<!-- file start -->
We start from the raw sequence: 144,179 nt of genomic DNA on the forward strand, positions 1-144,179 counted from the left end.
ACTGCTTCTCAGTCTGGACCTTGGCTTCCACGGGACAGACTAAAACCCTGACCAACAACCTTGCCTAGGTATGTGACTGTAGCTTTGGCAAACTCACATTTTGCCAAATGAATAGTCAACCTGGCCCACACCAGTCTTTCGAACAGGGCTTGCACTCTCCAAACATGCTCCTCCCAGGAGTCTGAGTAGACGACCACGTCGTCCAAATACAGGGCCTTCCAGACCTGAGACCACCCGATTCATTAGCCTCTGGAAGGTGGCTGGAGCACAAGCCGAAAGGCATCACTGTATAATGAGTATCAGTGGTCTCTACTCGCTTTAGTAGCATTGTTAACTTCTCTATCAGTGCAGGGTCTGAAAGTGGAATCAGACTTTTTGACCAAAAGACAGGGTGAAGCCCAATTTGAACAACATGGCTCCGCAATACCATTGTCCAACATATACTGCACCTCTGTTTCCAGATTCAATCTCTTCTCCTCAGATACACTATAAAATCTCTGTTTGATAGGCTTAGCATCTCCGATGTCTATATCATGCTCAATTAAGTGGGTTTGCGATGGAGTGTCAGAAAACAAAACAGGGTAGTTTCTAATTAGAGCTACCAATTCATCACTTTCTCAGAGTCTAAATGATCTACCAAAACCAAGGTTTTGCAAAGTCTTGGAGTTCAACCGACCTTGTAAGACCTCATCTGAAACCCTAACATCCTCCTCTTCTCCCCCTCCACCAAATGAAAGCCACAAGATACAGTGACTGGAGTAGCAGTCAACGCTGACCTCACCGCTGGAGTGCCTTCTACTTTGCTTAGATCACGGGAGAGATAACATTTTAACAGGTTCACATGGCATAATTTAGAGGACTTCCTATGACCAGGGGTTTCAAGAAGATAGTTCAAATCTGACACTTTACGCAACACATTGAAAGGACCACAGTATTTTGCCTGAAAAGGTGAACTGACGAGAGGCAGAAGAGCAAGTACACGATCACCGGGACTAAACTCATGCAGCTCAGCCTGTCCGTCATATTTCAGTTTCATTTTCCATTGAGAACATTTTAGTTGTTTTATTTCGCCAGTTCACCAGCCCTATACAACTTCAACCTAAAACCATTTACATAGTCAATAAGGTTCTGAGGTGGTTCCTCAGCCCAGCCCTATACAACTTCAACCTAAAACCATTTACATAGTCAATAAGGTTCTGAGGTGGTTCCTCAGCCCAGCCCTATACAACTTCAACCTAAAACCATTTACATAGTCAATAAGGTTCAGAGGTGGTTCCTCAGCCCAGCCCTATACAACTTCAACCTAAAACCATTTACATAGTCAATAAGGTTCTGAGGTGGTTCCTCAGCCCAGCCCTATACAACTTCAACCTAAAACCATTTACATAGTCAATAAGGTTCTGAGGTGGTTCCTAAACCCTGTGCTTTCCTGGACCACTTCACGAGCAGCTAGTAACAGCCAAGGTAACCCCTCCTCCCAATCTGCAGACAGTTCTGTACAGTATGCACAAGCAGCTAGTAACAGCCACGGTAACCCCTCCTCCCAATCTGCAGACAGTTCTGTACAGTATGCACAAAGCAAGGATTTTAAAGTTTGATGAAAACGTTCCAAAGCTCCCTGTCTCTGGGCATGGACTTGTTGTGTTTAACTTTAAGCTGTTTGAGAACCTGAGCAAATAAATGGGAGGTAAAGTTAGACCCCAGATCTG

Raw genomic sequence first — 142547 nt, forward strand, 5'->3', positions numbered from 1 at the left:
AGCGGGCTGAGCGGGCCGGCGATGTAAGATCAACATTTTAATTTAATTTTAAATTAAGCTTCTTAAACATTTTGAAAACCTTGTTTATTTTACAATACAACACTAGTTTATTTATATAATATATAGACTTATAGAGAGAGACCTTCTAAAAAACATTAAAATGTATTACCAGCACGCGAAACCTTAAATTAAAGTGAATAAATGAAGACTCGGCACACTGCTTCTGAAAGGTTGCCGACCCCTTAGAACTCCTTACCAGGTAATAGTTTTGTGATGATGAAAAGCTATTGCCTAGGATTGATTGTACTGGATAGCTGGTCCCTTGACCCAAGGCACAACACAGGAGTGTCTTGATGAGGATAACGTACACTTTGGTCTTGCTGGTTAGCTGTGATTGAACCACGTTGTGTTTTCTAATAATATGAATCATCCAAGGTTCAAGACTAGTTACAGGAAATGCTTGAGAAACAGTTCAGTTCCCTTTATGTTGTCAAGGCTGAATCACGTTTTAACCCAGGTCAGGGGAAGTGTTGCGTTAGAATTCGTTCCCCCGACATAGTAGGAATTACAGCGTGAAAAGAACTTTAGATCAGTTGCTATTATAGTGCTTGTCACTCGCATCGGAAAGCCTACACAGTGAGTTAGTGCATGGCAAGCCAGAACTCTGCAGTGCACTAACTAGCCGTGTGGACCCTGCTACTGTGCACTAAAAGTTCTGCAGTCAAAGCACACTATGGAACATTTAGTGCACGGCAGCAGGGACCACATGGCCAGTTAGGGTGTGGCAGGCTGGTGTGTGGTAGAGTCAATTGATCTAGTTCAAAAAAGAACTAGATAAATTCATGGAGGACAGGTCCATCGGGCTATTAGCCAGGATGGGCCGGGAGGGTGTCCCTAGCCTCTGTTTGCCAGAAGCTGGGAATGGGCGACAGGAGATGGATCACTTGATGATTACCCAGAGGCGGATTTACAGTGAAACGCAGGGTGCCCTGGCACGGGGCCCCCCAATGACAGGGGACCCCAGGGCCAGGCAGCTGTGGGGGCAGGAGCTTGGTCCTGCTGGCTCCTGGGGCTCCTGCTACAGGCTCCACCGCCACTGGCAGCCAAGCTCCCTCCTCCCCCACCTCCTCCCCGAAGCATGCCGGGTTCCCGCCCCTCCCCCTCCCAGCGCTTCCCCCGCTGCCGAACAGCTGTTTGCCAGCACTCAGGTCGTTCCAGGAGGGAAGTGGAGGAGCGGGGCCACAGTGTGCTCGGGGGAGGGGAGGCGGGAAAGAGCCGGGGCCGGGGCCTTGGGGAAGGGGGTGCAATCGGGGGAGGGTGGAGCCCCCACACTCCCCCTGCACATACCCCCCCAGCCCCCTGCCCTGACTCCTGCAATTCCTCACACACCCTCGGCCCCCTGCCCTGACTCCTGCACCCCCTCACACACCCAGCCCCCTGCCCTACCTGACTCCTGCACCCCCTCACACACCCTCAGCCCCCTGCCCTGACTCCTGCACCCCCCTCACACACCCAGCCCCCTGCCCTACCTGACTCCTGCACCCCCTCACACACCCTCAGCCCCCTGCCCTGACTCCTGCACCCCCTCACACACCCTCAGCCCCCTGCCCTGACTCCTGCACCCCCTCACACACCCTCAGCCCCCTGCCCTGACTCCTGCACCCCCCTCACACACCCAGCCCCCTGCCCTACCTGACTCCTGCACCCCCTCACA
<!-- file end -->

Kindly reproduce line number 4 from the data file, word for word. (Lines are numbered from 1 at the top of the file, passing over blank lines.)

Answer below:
AGCGGGCTGAGCGGGCCGGCGATGTAAGATCAACATTTTAATTTAATTTTAAATTAAGCTTCTTAAACATTTTGAAAACCTTGTTTATTTTACAATACAACACTAGTTTATTTATATAATATATAGACTTATAGAGAGAGACCTTCTAAAAAACATTAAAATGTATTACCAGCACGCGAAACCTTAAATTAAAGTGAATAAATGAAGACTCGGCACACTGCTTCTGAAAGGTTGCCGACCCCTTAGAACTCCTTACCAGGTAATAGTTTTGTGATGATGAAAAGCTATTGCCTAGGATTGATTGTACTGGATAGCTGGTCCCTTGACCCAAGGCACAACACAGGAGTGTCTTGATGAGGATAACGTACACTTTGGTCTTGCTGGTTAGCTGTGATTGAACCACGTTGTGTTTTCTAATAATATGAATCATCCAAGGTTCAAGACTAGTTACAGGAAATGCTTGAGAAACAGTTCAGTTCCCTTTATGTTGTCAAGGCTGAATCACGTTTTAACCCAGGTCAGGGGAAGTGTTGCGTTAGAATTCGTTCCCCCGACATAGTAGGAATTACAGCGTGAAAAGAACTTTAGATCAGTTGCTATTATAGTGCTTGTCACTCGCATCGGAAAGCCTACACAGTGAGTTAGTGCATGGCAAGCCAGAACTCTGCAGTGCACTAACTAGCCGTGTGGACCCTGCTACTGTGCACTAAAAGTTCTGCAGTCAAAGCACACTATGGAACATTTAGTGCACGGCAGCAGGGACCACATGGCCAGTTAGGGTGTGGCAGGCTGGTGTGTGGTAGAGTCAATTGATCTAGTTCAAAAAAGAACTAGATAAATTCATGGAGGACAGGTCCATCGGGCTATTAGCCAGGATGGGCCGGGAGGGTGTCCCTAGCCTCTGTTTGCCAGAAGCTGGGAATGGGCGACAGGAGATGGATCACTTGATGATTACCCAGAGGCGGATTTACAGTGAAACGCAGGGTGCCCTGGCACGGGGCCCCCCAATGACAGGGGACCCCAGGGCCAGGCAGCTGTGGGGGCAGGAGCTTGGTCCTGCTGGCTCCTGGGGCTCCTGCTACAGGCTCCACCGCCACTGGCAGCCAAGCTCCCTCCTCCCCCACCTCCTCCCCGAAGCATGCCGGGTTCCCGCCCCTCCCCCTCCCAGCGCTTCCCCCGCTGCCGAACAGCTGTTTGCCAGCACTCAGGTCGTTCCAGGAGGGAAGTGGAGGAGCGGGGCCACAGTGTGCTCGGGGGAGGGGAGGCGGGAAAGAGCCGGGGCCGGGGCCTTGGGGAAGGGGGTGCAATCGGGGGAGGGTGGAGCCCCCACACTCCCCCTGCACATACCCCCCCAGCCCCCTGCCCTGACTCCTGCAATTCCTCACACACCCTCGGCCCCCTGCCCTGACTCCTGCACCCCCTCACACACCCAGCCCCCTGCCCTACCTGACTCCTGCACCCCCTCACACACCCTCAGCCCCCTGCCCTGACTCCTGCACCCCCCTCACACACCCAGCCCCCTGCCCTACCTGACTCCTGCACCCCCTCACACACCCTCAGCCCCCTGCCCTGACTCCTGCACCCCCTCACACACCCTCAGCCCCCTGCCCTGACTCCTGCACCCCCTCACACACCCTCAGCCCCCTGCCCTGACTCCTGCACCCCCCTCACACACCCAGCCCCCTGCCCTACCTGACTCCTGCACCCCCTCACA